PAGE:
Pediatric Foreign Body Ingestion Clinical Presentation

Updated: Dec 18, 2017
  • Author: Gregory P Conners, MD, MBA, MPH; Chief Editor: Dale W Steele, MD, MS  more...
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  • Children commonly come to medical attention after a caregiver witnesses the ingestion of a foreign body or after a child reports an ingestion to a caregiver.
  • Alternatively, the child may present because of signs or symptoms of a complication of ingestion.
  • Occasionally, the caregiver discovers a foreign body that has passed in the stool and brings the child in for evaluation.
  • Children with significant complications of foreign body ingestion may be initially asymptomatic.
  • Children may have vague symptoms that do not immediately suggest foreign body ingestion.
  • When caring for children, always keep the possibility of foreign body ingestion in mind.
  • Esophageal foreign body symptoms
    • Dysphagia
    • Food refusal, weight loss
    • Drooling, gagging
    • Emesis/hematemesis
    • Foreign body sensation
    • Chest pain, sore throat
    • Stridor, cough
    • Unexplained fever
    • Altered mental status
  • Stomach/lower GI tract foreign bodies
    • Abdominal distention/pain, vomiting
    • Hematochezia
    • Unexplained fever


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  • Specific physical examination findings are unusual.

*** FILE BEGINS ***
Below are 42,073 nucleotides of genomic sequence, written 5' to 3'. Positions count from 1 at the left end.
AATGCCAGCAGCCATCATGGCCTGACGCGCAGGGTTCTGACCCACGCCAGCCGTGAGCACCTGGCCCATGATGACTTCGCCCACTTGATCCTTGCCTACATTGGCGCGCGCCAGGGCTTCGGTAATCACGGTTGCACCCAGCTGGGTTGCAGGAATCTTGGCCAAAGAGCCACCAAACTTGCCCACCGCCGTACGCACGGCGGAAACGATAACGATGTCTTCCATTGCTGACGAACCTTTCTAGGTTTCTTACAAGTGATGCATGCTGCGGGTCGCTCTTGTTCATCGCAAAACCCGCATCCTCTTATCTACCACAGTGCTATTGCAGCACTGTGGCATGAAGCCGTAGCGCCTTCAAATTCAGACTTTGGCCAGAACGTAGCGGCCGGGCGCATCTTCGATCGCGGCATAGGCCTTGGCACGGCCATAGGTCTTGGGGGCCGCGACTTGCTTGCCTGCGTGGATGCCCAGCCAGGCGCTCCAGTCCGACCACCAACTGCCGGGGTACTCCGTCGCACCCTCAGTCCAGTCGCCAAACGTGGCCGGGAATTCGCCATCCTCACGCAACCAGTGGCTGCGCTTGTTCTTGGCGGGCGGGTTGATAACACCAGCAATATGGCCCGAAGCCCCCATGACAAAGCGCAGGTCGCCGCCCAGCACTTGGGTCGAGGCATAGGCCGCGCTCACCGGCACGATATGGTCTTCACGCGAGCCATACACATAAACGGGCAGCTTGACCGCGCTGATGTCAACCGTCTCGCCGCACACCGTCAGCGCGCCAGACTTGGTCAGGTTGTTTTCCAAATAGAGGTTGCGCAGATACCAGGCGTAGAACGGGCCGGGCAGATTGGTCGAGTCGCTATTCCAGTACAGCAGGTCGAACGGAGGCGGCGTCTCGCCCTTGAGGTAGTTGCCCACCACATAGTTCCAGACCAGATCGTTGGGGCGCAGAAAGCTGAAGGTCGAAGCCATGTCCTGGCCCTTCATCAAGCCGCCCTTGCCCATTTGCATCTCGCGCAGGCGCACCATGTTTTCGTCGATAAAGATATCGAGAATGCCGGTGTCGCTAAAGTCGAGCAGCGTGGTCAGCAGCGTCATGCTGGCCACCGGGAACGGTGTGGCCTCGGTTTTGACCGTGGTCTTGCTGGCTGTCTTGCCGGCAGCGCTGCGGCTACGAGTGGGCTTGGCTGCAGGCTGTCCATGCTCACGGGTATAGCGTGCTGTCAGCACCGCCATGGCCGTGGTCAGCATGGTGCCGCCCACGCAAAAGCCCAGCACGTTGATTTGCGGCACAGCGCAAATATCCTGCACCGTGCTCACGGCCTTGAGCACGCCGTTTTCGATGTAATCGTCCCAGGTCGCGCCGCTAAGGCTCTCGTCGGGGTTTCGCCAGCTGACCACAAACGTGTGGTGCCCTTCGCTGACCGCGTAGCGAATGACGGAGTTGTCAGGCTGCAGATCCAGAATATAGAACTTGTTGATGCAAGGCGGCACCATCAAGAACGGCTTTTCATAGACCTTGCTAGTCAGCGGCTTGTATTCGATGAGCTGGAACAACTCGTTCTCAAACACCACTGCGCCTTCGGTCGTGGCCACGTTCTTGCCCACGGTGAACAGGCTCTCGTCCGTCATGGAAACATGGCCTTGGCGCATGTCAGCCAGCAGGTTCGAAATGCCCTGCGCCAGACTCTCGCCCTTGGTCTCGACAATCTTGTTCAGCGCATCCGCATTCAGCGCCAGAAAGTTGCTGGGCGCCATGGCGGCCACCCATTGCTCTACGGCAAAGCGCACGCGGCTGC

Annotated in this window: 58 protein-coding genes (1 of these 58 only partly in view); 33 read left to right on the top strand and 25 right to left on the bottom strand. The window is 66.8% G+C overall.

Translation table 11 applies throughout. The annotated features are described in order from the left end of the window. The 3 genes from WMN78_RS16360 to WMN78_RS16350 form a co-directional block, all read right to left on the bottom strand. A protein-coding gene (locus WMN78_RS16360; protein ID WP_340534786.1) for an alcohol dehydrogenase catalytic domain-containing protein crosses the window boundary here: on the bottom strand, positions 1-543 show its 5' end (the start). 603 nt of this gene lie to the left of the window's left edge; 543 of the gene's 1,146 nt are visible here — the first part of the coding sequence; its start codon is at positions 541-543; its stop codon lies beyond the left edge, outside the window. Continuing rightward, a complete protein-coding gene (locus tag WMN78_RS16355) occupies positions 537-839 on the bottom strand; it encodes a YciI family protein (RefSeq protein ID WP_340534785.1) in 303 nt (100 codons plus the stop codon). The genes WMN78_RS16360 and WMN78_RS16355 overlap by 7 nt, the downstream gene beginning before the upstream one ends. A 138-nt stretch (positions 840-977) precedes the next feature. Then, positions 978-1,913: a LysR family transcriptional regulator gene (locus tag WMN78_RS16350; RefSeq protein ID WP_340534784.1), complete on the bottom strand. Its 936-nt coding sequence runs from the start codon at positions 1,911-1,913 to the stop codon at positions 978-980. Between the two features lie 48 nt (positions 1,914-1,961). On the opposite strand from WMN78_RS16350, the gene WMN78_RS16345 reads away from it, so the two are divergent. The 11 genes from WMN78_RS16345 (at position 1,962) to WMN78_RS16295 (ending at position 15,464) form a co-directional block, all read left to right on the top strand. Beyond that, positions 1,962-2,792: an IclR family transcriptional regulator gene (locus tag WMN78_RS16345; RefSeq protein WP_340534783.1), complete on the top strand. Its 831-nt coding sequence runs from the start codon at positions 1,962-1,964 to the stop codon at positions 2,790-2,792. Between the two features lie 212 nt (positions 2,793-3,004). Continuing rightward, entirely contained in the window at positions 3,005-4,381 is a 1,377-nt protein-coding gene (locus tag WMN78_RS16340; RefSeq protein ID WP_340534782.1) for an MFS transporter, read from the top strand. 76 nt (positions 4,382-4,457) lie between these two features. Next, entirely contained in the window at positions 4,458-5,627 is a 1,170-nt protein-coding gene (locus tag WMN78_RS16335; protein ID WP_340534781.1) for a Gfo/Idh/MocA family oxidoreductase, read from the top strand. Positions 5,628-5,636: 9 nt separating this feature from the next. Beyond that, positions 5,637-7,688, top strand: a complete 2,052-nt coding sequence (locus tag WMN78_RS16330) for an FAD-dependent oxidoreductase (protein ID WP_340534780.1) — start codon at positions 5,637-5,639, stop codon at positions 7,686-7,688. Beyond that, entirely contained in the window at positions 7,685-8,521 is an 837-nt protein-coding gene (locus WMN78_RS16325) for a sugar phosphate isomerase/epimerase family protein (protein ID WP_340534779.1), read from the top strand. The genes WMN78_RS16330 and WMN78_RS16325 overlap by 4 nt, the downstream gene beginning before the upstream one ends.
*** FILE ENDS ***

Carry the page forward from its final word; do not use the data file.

• Physical findings may suggest complications of foreign body migration, such as peritoneal irritation or rales.
  • Abrasions, streaks of blood, or edema in the hypopharynx may be evidence of proximal swallowing-related trauma. Inspection of the oropharynx may occasionally reveal an impacted foreign body. [17]
  • Drooling or pooling of secretions suggests an esophageal foreign body but may be due to an esophageal abrasion as a result of a swallowed foreign body.


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  • Most cases occur as children discover and place small objects in their mouths.
  • Foreign body ingestion, especially if a repeated problem, may suggest a chaotic home environment and neglect.
  • Children with known GI tract abnormalities or previous complications of foreign body ingestion are more likely to have complications.
  • Older children may be seeking attention or be manifesting psychological abnormalities.
  • Ingestion of unusual foreign bodies may suggest an underlying abnormality. For example, an association exists between toothbrush ingestions and bulimia in teenaged girls. [18]